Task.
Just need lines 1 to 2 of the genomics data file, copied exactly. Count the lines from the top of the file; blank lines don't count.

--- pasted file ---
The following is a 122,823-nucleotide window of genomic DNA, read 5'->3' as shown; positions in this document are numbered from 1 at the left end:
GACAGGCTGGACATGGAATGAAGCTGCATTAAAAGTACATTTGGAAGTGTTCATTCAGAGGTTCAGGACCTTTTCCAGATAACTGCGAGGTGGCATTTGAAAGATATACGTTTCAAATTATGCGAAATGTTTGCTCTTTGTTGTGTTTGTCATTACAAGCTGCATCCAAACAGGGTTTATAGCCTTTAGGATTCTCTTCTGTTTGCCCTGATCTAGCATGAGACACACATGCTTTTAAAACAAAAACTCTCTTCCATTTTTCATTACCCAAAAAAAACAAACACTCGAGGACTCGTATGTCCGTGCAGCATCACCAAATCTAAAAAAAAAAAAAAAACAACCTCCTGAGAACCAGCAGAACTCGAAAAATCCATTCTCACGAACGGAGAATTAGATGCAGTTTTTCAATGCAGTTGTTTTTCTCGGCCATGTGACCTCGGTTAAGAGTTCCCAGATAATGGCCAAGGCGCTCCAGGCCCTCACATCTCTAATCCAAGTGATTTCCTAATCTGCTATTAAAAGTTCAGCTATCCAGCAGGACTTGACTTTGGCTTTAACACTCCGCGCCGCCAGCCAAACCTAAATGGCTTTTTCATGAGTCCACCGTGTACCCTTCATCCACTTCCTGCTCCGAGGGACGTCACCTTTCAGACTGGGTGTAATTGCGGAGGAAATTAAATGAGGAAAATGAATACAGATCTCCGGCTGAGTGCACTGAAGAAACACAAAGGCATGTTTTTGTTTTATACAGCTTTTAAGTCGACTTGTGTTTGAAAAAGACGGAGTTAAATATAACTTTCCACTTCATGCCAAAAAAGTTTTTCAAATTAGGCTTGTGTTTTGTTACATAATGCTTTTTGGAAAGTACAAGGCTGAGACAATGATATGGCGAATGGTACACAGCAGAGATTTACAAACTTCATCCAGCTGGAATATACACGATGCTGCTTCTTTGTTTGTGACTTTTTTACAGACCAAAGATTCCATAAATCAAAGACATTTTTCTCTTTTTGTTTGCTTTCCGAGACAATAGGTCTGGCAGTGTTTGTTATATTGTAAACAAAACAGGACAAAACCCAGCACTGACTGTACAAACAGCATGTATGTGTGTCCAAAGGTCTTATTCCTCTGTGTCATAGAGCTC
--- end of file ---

The following is a 122,823-nucleotide window of genomic DNA, read 5'->3' as shown; positions in this document are numbered from 1 at the left end:
GACAGGCTGGACATGGAATGAAGCTGCATTAAAAGTACATTTGGAAGTGTTCATTCAGAGGTTCAGGACCTTTTCCAGATAACTGCGAGGTGGCATTTGAAAGATATACGTTTCAAATTATGCGAAATGTTTGCTCTTTGTTGTGTTTGTCATTACAAGCTGCATCCAAACAGGGTTTATAGCCTTTAGGATTCTCTTCTGTTTGCCCTGATCTAGCATGAGACACACATGCTTTTAAAACAAAAACTCTCTTCCATTTTTCATTACCCAAAAAAAACAAACACTCGAGGACTCGTATGTCCGTGCAGCATCACCAAATCTAAAAAAAAAAAAAAAACAACCTCCTGAGAACCAGCAGAACTCGAAAAATCCATTCTCACGAACGGAGAATTAGATGCAGTTTTTCAATGCAGTTGTTTTTCTCGGCCATGTGACCTCGGTTAAGAGTTCCCAGATAATGGCCAAGGCGCTCCAGGCCCTCACATCTCTAATCCAAGTGATTTCCTAATCTGCTATTAAAAGTTCAGCTATCCAGCAGGACTTGACTTTGGCTTTAACACTCCGCGCCGCCAGCCAAACCTAAATGGCTTTTTCATGAGTCCACCGTGTACCCTTCATCCACTTCCTGCTCCGAGGGACGTCACCTTTCAGACTGGGTGTAATTGCGGAGGAAATTAAATGAGGAAAATGAATACAGATCTCCGGCTGAGTGCACTGAAGAAACACAAAGGCATGTTTTTGTTTTATACAGCTTTTAAGTCGACTTGTGTTTGAAAAAGACGGAGTTAAATATAACTTTCCACTTCATGCCAAAAAAGTTTTTCAAATTAGGCTTGTGTTTTGTTACATAATGCTTTTTGGAAAGTACAAGGCTGAGACAATGATATGGCGAATGGTACACAGCAGAGATTTACAAACTTCATCCAGCTGGAATATACACGATGCTGCTTCTTTGTTTGTGACTTTTTTACAGACCAAAGATTCCATAAATCAAAGACATTTTTCTCTTTTTGTTTGCTTTCCGAGACAATAGGTCTGGCAGTGTTTGTTATATTGTAAACAAAACAGGACAAAACCCAGCACTGACTGTACAAACAGCATGTATGTGTGTCCAAAGGTCTTATTCCTCTGTGTCATAGAGCTC